According to Ghassan Ali Moussawi, the Lebanese Gay Community can be characterized as a combination of informal social networks, various establishments like nightclubs, bars, and restaurants, and activism (103). A major aspect of activism within this community is represented by Lebanon’s singular nonprofit organization for the LGBTQ community: Helem. Established in 2004, Helem is an NGO that is committed to safeguarding and empowering LGBTQ individuals in Lebanon, while also uniting advocacy and community services to combat all forms of legal, social, and cultural discrimination (Merabet 123).
Helem, according to Merabet (123), offers various services including free psychological counseling and health awareness campaigns. They also provide free HIV testing and have community centers that are active. Helem aims to provide an alternative for individuals who are coming out in Lebanon, specifically aiming to move away from the perception that the gay scene in Beirut is solely focused on nightlife. The organization takes pride in creating a relaxed and intellectual environment, striving to be inclusive with both its membership and activism (125). Moreover, many of Helem’s activism efforts are influenced by Western approaches to increase visibility for social change.
The segment of Beirut society that esteems a “liberal tradition” or “Western tradition” (Chakire 2008:31) often faces scrutiny when detained, particularly regarding their association with Helem, as was evident in the 2005 raid on the nightclub Acid. This raises the question of whether the raid targeted gay life in Beirut or Helem and its efforts for visibility (Charike 2008:33). Consequently, many members of Beirut’s gay community reject Helem due to its tendency to attract attention and its adoption of strategies derived from Western gay identity rights movements (Chakire 2008:44).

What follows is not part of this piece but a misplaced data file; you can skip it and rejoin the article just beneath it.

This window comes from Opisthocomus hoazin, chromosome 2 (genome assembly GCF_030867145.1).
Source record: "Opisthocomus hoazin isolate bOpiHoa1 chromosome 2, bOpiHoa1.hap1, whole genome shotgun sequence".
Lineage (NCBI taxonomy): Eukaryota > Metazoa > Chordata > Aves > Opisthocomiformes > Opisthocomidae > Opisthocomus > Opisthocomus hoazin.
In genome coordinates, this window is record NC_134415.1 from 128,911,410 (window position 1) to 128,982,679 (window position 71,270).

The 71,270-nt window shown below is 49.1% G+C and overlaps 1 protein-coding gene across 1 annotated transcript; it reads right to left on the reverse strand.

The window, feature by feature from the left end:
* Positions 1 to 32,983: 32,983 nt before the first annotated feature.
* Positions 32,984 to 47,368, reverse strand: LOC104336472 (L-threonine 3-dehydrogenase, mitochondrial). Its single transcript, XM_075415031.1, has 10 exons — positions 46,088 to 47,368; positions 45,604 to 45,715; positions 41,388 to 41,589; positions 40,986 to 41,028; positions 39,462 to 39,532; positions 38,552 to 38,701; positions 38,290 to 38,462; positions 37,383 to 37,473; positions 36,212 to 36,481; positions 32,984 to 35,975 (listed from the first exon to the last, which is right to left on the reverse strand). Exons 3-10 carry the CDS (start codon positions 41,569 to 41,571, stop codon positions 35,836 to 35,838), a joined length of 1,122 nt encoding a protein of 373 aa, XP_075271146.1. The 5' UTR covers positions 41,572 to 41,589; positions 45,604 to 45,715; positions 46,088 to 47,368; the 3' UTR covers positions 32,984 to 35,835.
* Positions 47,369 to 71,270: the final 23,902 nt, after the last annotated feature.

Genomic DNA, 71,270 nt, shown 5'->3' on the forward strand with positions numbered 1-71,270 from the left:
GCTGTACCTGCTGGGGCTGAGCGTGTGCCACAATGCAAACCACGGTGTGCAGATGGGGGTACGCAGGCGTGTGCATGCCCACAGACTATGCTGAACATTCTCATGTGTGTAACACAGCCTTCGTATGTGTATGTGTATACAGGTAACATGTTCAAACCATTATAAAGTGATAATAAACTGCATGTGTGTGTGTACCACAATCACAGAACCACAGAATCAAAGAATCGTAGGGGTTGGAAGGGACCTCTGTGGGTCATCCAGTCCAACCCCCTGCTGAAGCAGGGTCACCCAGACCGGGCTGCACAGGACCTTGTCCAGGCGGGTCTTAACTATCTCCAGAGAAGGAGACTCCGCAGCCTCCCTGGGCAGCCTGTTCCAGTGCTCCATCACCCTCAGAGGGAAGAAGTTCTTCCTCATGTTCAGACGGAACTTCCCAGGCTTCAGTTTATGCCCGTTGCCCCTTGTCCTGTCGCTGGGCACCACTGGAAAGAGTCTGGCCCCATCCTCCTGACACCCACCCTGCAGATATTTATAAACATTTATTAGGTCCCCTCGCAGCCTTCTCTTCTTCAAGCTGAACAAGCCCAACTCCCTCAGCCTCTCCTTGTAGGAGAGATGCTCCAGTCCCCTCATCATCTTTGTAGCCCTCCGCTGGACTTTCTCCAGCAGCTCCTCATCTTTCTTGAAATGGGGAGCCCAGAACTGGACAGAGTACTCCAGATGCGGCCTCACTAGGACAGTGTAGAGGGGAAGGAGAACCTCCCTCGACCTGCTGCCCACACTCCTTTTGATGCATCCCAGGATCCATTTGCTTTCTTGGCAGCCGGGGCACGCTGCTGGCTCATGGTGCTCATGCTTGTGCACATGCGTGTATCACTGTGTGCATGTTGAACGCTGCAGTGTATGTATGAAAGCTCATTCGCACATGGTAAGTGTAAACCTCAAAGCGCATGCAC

According to Merabet (126), there is a prevailing belief in Lebanon that associates homosexuality with the negation of masculinity. Due to the prevalence of heterosexuality within the institution, the result often leads to the development of a hypermasculine identity. This mirrors the concept of “hegemonic masculinity” within Lebanese society, which often manifests as homophobia and a rejection of feminism (Merabet 121). The act of objectifying women is commonly seen as a display of appropriate masculine behavior (Merabet 110). This example, along with other behaviors considered heterosexual, establishes a clear correlation between homophobia and the opposition to femininity. The police and members of Lebanese society tend to target gay men who exhibit more feminine traits. Acts of homophobia, hate crimes, and discrimination primarily focus on openly gay men as they are more likely to publicly disclose their sexual orientation compared to their discreet counterparts. This is due to the fact that non-conforming gender behavior is seen as non-heterosexual, which raises concerns in the deeply patriarchal society (Merabet 117).
Both homosexual and heterosexual individuals hold negative views towards feminine gay men. The reason for this is that being effeminate goes against societal expectations, especially in a patriarchal society. Homophobia can be interpreted as a means to uphold the dominant image of powerful masculinity. Even within the gay community, gay men (regardless of whether they are open about their sexuality or not) distance themselves from feminine men to reinforce their own masculine behavior and identity. This is not only considered acceptable but also perceived as more appealing.